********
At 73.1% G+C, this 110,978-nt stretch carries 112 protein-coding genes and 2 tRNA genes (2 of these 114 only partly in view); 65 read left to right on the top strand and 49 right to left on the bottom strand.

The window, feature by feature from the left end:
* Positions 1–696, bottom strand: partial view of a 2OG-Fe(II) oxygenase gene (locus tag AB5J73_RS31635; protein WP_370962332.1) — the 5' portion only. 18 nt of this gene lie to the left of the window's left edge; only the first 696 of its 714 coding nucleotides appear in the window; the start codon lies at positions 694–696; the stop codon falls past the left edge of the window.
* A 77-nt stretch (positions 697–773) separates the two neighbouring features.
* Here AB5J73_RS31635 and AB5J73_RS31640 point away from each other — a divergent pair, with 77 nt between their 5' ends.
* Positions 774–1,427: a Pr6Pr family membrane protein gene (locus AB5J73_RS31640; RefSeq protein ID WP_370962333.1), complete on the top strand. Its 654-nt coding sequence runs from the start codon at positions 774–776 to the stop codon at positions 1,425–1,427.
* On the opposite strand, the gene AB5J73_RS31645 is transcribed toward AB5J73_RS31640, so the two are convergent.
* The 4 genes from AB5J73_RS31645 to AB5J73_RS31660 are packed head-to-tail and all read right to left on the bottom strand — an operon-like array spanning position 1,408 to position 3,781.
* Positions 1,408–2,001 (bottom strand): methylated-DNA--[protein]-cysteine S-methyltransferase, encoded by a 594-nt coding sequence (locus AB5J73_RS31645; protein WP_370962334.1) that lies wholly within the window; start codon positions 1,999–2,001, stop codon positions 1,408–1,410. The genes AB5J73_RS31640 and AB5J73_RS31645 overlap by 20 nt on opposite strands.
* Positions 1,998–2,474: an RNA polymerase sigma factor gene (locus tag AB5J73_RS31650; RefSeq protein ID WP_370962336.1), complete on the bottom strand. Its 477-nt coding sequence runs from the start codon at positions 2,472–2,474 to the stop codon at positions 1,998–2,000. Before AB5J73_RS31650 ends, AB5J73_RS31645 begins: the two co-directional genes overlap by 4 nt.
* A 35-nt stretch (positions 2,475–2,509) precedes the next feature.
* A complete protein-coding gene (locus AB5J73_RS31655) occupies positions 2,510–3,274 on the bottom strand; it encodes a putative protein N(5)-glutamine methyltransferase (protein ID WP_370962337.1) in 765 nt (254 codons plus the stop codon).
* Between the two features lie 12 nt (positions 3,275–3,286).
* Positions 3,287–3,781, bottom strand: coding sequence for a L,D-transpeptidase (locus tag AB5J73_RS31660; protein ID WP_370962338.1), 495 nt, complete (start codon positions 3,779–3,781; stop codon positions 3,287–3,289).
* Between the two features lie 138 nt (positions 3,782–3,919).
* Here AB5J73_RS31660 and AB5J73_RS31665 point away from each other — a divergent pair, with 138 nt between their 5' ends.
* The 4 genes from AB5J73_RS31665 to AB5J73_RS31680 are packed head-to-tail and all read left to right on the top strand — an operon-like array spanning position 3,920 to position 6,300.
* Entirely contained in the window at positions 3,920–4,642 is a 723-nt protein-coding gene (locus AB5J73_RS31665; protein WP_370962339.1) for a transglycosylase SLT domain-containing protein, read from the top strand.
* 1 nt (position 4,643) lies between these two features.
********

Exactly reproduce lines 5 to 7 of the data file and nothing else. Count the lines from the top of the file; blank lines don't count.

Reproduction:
* Here AB5J73_RS31635 and AB5J73_RS31640 point away from each other — a divergent pair, with 77 nt between their 5' ends.
* Positions 774–1,427: a Pr6Pr family membrane protein gene (locus AB5J73_RS31640; RefSeq protein ID WP_370962333.1), complete on the top strand. Its 654-nt coding sequence runs from the start codon at positions 774–776 to the stop codon at positions 1,425–1,427.
* On the opposite strand, the gene AB5J73_RS31645 is transcribed toward AB5J73_RS31640, so the two are convergent.